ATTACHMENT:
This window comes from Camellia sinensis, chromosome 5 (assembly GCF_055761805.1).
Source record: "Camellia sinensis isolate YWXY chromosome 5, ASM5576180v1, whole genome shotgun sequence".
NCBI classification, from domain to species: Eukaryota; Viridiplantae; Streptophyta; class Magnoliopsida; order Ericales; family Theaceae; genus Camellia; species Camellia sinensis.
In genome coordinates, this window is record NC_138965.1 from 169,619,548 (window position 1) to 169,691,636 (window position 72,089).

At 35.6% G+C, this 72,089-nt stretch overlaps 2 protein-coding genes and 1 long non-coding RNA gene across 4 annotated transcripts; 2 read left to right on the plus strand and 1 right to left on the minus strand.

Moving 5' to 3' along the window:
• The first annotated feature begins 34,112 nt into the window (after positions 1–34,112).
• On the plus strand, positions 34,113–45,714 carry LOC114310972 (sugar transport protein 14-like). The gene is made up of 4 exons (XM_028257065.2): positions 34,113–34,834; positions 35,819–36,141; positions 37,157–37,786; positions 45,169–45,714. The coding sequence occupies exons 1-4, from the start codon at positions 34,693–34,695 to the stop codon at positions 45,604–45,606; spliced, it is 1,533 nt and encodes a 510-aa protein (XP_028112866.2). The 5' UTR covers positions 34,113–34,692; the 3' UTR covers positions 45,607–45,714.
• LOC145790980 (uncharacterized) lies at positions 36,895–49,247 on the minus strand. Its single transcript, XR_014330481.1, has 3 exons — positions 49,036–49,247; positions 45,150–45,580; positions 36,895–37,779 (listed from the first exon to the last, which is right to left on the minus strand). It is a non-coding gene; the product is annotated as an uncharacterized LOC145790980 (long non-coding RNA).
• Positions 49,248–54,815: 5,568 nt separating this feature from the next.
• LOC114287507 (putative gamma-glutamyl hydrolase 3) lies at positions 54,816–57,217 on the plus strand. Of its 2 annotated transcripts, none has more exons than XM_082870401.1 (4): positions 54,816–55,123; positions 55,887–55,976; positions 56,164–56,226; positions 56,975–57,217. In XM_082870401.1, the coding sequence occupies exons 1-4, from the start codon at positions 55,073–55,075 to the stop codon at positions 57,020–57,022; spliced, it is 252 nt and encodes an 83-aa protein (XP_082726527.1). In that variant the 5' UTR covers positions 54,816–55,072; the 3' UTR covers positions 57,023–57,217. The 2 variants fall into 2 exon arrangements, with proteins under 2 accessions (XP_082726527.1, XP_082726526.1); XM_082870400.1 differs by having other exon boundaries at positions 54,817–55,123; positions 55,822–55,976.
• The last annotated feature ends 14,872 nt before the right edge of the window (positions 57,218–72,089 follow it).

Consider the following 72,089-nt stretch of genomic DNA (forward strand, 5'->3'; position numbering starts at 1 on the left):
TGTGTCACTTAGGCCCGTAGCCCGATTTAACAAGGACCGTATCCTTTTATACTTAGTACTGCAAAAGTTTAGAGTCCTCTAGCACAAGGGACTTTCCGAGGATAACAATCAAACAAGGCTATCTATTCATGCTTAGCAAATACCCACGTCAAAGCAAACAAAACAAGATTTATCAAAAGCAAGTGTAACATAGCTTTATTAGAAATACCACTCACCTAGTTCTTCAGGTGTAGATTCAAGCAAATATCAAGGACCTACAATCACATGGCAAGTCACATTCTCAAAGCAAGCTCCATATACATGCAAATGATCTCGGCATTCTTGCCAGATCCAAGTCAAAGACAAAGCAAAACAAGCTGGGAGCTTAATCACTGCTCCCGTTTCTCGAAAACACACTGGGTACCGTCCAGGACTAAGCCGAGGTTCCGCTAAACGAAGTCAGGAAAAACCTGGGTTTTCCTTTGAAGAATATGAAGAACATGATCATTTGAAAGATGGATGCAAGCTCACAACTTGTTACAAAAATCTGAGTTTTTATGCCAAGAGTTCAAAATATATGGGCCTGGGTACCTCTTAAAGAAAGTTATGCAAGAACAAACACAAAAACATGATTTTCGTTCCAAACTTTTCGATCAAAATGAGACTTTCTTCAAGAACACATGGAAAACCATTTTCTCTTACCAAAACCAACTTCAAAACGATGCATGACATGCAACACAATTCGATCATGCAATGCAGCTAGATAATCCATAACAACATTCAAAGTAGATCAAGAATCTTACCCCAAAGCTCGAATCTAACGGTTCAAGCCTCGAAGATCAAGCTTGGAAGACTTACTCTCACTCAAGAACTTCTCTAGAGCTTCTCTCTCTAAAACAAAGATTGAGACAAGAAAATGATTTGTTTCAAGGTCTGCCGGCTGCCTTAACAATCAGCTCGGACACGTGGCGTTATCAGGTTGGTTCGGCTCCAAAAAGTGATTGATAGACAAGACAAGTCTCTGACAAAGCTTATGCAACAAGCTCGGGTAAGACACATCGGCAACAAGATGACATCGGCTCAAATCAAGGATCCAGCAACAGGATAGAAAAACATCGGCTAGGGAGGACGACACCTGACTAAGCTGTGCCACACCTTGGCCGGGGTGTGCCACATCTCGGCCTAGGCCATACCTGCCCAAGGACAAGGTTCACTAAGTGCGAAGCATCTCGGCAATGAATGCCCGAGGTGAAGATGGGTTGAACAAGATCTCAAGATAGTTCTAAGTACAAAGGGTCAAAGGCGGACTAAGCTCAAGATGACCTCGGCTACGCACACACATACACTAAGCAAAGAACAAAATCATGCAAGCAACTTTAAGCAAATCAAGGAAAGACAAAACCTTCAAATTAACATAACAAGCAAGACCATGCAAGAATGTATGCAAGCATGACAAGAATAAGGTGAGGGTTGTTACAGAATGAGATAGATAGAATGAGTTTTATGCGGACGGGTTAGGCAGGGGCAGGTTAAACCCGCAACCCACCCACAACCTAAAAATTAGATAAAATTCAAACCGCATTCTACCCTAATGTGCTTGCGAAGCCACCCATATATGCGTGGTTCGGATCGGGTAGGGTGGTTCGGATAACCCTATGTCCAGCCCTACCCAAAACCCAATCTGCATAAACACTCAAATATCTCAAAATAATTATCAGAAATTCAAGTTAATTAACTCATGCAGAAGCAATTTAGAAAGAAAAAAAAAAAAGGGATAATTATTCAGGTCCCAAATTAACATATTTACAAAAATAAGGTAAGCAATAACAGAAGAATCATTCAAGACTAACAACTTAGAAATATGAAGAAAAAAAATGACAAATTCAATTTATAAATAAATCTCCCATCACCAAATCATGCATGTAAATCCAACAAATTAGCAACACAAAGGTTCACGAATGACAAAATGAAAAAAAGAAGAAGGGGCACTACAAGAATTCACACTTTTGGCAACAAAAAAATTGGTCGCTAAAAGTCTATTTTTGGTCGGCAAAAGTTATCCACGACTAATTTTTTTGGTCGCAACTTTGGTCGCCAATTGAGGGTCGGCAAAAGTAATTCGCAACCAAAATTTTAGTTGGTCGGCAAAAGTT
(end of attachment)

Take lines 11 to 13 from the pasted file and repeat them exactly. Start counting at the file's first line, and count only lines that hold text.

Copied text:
• LOC114287507 (putative gamma-glutamyl hydrolase 3) lies at positions 54,816–57,217 on the plus strand. Of its 2 annotated transcripts, none has more exons than XM_082870401.1 (4): positions 54,816–55,123; positions 55,887–55,976; positions 56,164–56,226; positions 56,975–57,217. In XM_082870401.1, the coding sequence occupies exons 1-4, from the start codon at positions 55,073–55,075 to the stop codon at positions 57,020–57,022; spliced, it is 252 nt and encodes an 83-aa protein (XP_082726527.1). In that variant the 5' UTR covers positions 54,816–55,072; the 3' UTR covers positions 57,023–57,217. The 2 variants fall into 2 exon arrangements, with proteins under 2 accessions (XP_082726527.1, XP_082726526.1); XM_082870400.1 differs by having other exon boundaries at positions 54,817–55,123; positions 55,822–55,976.
• The last annotated feature ends 14,872 nt before the right edge of the window (positions 57,218–72,089 follow it).

Consider the following 72,089-nt stretch of genomic DNA (forward strand, 5'->3'; position numbering starts at 1 on the left):